Pic of the Week 1/24/19: 2019 Lunar Eclipse: Mineral Wells, TX

January 24, 2019  •  Leave a Comment

Pic of the Week 1/24/19

"2019 Lunar Eclipse: Mineral Wells, TX"

Date taken: 1/20/19

Location: Mineral Wells, TX


2019 Lunar Eclipse: Mineral Wells, TX2019 Lunar Eclipse: Mineral Wells, TX © Ben Jacobi


Let's go ahead and address the elephant, or I guess wolf, in the room. This image is not a representation of reality, but is also not photoshopped. I'll explain more a little later. When it comes to photographing lunar eclipses it takes a lot more for me to get excited. Maybe its because I have photographed them for several years now, but those images of the blood red moon in a black void just bore me. Now don't get me wrong, there are some photographers whose work is just like this and you can see their dedication and passion for their craft in their images. But for me, its not much of a challenge any more. As a beginning photographer I thought it was so impressive that I could capture this and every beginner should try to photograph the eclipse, as it does take a lot of technical skill. But similar to my position on lightning photography, I became bored with the shots and started to expand more and challenge myself to more complicated compositions and compositing. One of my favorites is my 2015 Lunar Eclipse transition over Palo Duro Canyon which you can read about here.

So for this years lunar eclipse shot I was going to try the most technically pure and least post processed image of the eclipse. My location would be in Lake Mineral Wells state park and my composition would have me pointed in the direction of the moon. Considering the moon was going to be 65 degrees up in the sky it certainly presented its challenges. The shot I had imagined would be a photo looking up a tall elm tree in an area known as Penitentiary Hollow. This maze of conglomerated rock shelters the elm trees in the cracks and fissures between the stone. Because the rocks are fairly large the tress have had to adapt. They grow all the way past the rocks before branching out. These trees have very tall trunks and their branches spread out like an umbrella overhead. With the colder weather we've been having I knew the branches would be clear of any leaves and we would just be remained with the skeletal silhouette of the tree. My plan was to photograph the eclipse looking up through the branches of the tree to a perfectly framed blood moon. We arrived on location early and scouted out the composition. Overall, I was pretty excited for the shot and I knew it was going to be challenging to pull off. We explored the stone outcroppings and rock formations for a few hours before the sun started to set. Once the sun was down I started lining up my composition and planning my procedure for capturing the image. But mother nature seems to have a cruel sense of humor.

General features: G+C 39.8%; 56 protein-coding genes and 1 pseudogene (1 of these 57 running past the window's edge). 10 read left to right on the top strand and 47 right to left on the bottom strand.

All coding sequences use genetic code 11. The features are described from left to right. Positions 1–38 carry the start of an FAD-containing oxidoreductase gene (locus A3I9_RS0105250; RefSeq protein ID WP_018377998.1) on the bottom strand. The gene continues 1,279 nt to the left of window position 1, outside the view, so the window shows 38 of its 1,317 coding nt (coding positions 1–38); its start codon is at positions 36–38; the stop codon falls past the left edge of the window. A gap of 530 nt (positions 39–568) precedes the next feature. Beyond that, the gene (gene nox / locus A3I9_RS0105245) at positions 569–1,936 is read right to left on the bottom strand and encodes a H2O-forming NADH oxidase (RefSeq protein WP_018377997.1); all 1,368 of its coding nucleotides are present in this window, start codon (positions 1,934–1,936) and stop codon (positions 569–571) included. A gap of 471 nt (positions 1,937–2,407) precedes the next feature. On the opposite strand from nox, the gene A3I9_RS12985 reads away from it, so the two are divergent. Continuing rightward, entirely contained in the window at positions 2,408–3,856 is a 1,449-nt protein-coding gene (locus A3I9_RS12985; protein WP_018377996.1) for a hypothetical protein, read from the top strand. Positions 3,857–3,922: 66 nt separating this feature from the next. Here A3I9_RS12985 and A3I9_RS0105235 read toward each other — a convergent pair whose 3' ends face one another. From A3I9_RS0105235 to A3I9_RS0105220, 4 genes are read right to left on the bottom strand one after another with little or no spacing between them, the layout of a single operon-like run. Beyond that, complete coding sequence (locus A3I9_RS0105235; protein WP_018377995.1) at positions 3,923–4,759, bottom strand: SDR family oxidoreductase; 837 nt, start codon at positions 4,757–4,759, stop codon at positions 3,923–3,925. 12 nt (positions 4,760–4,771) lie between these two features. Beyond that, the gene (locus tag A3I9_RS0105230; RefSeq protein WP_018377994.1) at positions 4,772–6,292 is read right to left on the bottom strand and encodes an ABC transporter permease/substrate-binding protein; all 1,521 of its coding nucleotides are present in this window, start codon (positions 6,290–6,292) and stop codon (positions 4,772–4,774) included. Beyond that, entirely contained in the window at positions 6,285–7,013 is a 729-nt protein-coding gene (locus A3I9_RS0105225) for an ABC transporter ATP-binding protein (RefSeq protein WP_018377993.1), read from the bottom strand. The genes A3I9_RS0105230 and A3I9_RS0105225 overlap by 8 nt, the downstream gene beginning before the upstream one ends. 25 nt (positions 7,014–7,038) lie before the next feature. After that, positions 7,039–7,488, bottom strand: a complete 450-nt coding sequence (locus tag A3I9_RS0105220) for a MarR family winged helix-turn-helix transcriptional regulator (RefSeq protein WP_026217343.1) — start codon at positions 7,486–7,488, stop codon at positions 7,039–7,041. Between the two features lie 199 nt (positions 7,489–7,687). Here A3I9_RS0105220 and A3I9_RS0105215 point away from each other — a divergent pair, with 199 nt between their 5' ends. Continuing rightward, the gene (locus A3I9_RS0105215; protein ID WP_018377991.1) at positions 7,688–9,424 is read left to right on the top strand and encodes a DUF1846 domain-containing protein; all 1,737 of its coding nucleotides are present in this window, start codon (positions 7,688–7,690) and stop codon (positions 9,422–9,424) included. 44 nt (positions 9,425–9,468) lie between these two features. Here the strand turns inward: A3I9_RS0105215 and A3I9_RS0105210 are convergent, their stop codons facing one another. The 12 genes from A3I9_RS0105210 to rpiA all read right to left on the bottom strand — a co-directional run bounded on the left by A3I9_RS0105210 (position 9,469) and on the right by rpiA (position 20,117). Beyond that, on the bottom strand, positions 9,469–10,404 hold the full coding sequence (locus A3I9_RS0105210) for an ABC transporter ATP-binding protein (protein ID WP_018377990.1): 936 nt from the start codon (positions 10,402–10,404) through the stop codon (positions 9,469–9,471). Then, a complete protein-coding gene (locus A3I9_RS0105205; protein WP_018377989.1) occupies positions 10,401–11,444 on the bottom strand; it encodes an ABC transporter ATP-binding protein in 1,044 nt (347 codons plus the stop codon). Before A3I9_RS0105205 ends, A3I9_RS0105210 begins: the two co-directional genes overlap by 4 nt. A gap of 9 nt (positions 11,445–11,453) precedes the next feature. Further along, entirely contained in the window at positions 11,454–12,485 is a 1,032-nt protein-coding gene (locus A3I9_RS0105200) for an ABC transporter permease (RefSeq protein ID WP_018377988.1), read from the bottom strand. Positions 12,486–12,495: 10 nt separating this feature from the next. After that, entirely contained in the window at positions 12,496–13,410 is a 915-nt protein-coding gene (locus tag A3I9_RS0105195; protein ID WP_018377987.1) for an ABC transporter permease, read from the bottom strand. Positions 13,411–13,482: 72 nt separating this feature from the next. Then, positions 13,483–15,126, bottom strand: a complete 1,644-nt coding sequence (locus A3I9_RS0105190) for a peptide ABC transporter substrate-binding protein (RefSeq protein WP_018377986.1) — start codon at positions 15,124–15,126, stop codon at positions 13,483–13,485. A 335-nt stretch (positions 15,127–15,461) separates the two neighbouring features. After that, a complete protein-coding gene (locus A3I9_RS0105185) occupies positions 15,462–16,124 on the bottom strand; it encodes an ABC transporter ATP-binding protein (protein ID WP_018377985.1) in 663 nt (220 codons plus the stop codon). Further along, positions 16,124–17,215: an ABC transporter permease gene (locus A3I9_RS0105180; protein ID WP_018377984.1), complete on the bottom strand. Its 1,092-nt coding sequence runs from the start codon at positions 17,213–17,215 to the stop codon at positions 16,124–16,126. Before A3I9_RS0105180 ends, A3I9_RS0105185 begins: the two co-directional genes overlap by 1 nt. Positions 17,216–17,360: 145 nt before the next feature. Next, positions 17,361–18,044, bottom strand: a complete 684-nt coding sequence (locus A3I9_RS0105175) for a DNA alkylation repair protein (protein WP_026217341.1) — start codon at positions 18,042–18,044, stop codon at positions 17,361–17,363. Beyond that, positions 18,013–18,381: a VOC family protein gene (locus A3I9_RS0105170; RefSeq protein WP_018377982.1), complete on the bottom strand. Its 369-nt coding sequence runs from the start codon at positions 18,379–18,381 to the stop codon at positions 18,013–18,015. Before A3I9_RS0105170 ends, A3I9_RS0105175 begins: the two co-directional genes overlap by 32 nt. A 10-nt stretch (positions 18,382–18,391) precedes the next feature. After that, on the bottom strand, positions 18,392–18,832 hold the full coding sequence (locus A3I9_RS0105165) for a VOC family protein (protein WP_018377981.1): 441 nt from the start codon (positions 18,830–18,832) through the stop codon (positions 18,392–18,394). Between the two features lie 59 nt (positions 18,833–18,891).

Clouds, thick, gray, ugly, and uninvited clouds started creeping their way over the sky. I noticed there were some clouds out earlier in the afternoon and all the weather models I looked at forecast the clouds to move out by sundown. But now they were completely blocking out the eastern horizon. I couldn't even make out the stars in the sky. Disappointed, we pack up our gear and started to head back home. As I looked off to the east I could see the faint glow of the moon behind the thick layer of clouds, above it was nothing but a dull gray sky. We decided since we were in town to go ahead and grab some dinner and catch the rest of the football game. As we were watching the game we could see out the window the moon slowly started to become more and more visible. By the time the game was over it was very clear in the upper parts of the sky. There was just one small problem, the park gates close at 10pm. We decided to abandon the original shot and instead look for ways to incorporate the iconic Baker Hotel with the eclipse. We searched for a while driving down the back roads and alleys of the town looking for a good composition and angle on the hotel. Unsatisfied with any of the options, we started to look for roads with higher elevation. Maybe one of those would give us the angle we needed. We drove up and down neighborhood roads catching glimpses of the Baker between the homes, but there was no place we could pull over and shoot. Finally we had one more road to try and we came around the very sharp corner I could see a pull off at the top of the hill with virtually no trees and a view of the Baker hotel. This would be our new location.